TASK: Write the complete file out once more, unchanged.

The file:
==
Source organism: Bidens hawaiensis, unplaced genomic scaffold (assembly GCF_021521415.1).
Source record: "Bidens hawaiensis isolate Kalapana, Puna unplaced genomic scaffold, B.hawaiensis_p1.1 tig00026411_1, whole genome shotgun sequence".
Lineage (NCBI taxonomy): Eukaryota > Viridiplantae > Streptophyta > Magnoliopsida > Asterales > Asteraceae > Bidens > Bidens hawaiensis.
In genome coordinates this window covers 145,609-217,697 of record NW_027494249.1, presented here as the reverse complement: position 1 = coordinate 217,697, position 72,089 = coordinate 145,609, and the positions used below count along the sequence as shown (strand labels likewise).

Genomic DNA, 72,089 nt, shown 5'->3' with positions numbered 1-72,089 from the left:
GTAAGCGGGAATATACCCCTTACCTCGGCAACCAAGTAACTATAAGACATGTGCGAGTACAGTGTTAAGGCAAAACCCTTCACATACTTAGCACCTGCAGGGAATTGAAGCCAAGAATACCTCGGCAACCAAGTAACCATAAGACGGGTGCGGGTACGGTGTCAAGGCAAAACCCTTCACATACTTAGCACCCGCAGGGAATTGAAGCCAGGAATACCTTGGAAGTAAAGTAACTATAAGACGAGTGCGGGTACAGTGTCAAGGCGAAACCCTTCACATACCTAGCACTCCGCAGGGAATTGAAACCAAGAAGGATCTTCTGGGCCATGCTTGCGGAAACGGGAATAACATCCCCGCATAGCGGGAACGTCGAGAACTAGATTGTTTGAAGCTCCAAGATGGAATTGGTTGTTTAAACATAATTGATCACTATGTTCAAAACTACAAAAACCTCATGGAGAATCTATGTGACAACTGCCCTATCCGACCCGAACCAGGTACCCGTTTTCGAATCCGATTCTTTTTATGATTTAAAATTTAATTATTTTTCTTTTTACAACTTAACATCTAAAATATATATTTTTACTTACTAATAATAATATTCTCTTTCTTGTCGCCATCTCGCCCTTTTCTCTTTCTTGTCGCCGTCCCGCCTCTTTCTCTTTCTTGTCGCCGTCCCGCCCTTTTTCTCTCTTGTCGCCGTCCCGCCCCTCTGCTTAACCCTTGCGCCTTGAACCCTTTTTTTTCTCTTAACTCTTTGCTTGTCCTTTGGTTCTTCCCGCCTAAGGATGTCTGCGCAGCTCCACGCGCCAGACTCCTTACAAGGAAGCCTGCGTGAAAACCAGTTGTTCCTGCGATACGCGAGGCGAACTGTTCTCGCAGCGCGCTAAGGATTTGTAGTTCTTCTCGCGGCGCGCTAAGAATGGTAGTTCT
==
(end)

Source organism: Bidens hawaiensis, unplaced genomic scaffold (assembly GCF_021521415.1).
Source record: "Bidens hawaiensis isolate Kalapana, Puna unplaced genomic scaffold, B.hawaiensis_p1.1 tig00026411_1, whole genome shotgun sequence".
Lineage (NCBI taxonomy): Eukaryota > Viridiplantae > Streptophyta > Magnoliopsida > Asterales > Asteraceae > Bidens > Bidens hawaiensis.
In genome coordinates this window covers 145,609-217,697 of record NW_027494249.1, presented here as the reverse complement: position 1 = coordinate 217,697, position 72,089 = coordinate 145,609, and the positions used below count along the sequence as shown (strand labels likewise).

Genomic DNA, 72,089 nt, shown 5'->3' with positions numbered 1-72,089 from the left:
GTAAGCGGGAATATACCCCTTACCTCGGCAACCAAGTAACTATAAGACATGTGCGAGTACAGTGTTAAGGCAAAACCCTTCACATACTTAGCACCTGCAGGGAATTGAAGCCAAGAATACCTCGGCAACCAAGTAACCATAAGACGGGTGCGGGTACGGTGTCAAGGCAAAACCCTTCACATACTTAGCACCCGCAGGGAATTGAAGCCAGGAATACCTTGGAAGTAAAGTAACTATAAGACGAGTGCGGGTACAGTGTCAAGGCGAAACCCTTCACATACCTAGCACTCCGCAGGGAATTGAAACCAAGAAGGATCTTCTGGGCCATGCTTGCGGAAACGGGAATAACATCCCCGCATAGCGGGAACGTCGAGAACTAGATTGTTTGAAGCTCCAAGATGGAATTGGTTGTTTAAACATAATTGATCACTATGTTCAAAACTACAAAAACCTCATGGAGAATCTATGTGACAACTGCCCTATCCGACCCGAACCAGGTACCCGTTTTCGAATCCGATTCTTTTTATGATTTAAAATTTAATTATTTTTCTTTTTACAACTTAACATCTAAAATATATATTTTTACTTACTAATAATAATATTCTCTTTCTTGTCGCCATCTCGCCCTTTTCTCTTTCTTGTCGCCGTCCCGCCTCTTTCTCTTTCTTGTCGCCGTCCCGCCCTTTTTCTCTCTTGTCGCCGTCCCGCCCCTCTGCTTAACCCTTGCGCCTTGAACCCTTTTTTTTCTCTTAACTCTTTGCTTGTCCTTTGGTTCTTCCCGCCTAAGGATGTCTGCGCAGCTCCACGCGCCAGACTCCTTACAAGGAAGCCTGCGTGAAAACCAGTTGTTCCTGCGATACGCGAGGCGAACTGTTCTCGCAGCGCGCTAAGGATTTGTAGTTCTTCTCGCGGCGCGCTAAGAATGGTAGTTCT